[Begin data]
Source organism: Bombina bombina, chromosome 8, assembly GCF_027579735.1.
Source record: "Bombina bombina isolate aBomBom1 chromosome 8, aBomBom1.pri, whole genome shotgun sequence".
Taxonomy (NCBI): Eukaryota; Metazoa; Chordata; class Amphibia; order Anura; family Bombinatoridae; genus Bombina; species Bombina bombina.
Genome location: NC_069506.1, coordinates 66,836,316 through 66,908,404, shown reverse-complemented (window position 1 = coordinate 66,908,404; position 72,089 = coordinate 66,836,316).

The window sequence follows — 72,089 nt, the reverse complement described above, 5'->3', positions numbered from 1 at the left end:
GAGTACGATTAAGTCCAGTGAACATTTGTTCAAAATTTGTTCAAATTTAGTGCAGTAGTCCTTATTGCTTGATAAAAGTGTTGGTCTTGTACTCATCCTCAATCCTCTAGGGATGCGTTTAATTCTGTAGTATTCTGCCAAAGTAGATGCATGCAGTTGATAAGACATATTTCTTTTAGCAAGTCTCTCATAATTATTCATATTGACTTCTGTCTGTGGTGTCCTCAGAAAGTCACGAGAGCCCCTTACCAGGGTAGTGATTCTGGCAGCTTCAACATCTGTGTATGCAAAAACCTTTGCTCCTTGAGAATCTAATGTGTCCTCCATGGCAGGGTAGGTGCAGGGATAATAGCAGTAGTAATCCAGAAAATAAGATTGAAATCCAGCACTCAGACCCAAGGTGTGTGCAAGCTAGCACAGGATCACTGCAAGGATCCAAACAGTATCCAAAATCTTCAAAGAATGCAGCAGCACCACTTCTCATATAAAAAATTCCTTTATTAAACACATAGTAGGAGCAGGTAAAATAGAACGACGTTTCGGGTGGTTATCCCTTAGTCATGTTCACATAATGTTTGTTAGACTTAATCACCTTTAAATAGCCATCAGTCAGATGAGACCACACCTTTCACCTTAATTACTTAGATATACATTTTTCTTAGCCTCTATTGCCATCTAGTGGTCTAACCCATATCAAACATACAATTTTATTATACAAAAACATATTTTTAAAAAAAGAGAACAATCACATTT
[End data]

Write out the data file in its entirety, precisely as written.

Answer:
Source organism: Bombina bombina, chromosome 8, assembly GCF_027579735.1.
Source record: "Bombina bombina isolate aBomBom1 chromosome 8, aBomBom1.pri, whole genome shotgun sequence".
Taxonomy (NCBI): Eukaryota; Metazoa; Chordata; class Amphibia; order Anura; family Bombinatoridae; genus Bombina; species Bombina bombina.
Genome location: NC_069506.1, coordinates 66,836,316 through 66,908,404, shown reverse-complemented (window position 1 = coordinate 66,908,404; position 72,089 = coordinate 66,836,316).

The window sequence follows — 72,089 nt, the reverse complement described above, 5'->3', positions numbered from 1 at the left end:
GAGTACGATTAAGTCCAGTGAACATTTGTTCAAAATTTGTTCAAATTTAGTGCAGTAGTCCTTATTGCTTGATAAAAGTGTTGGTCTTGTACTCATCCTCAATCCTCTAGGGATGCGTTTAATTCTGTAGTATTCTGCCAAAGTAGATGCATGCAGTTGATAAGACATATTTCTTTTAGCAAGTCTCTCATAATTATTCATATTGACTTCTGTCTGTGGTGTCCTCAGAAAGTCACGAGAGCCCCTTACCAGGGTAGTGATTCTGGCAGCTTCAACATCTGTGTATGCAAAAACCTTTGCTCCTTGAGAATCTAATGTGTCCTCCATGGCAGGGTAGGTGCAGGGATAATAGCAGTAGTAATCCAGAAAATAAGATTGAAATCCAGCACTCAGACCCAAGGTGTGTGCAAGCTAGCACAGGATCACTGCAAGGATCCAAACAGTATCCAAAATCTTCAAAGAATGCAGCAGCACCACTTCTCATATAAAAAATTCCTTTATTAAACACATAGTAGGAGCAGGTAAAATAGAACGACGTTTCGGGTGGTTATCCCTTAGTCATGTTCACATAATGTTTGTTAGACTTAATCACCTTTAAATAGCCATCAGTCAGATGAGACCACACCTTTCACCTTAATTACTTAGATATACATTTTTCTTAGCCTCTATTGCCATCTAGTGGTCTAACCCATATCAAACATACAATTTTATTATACAAAAACATATTTTTAAAAAAAGAGAACAATCACATTT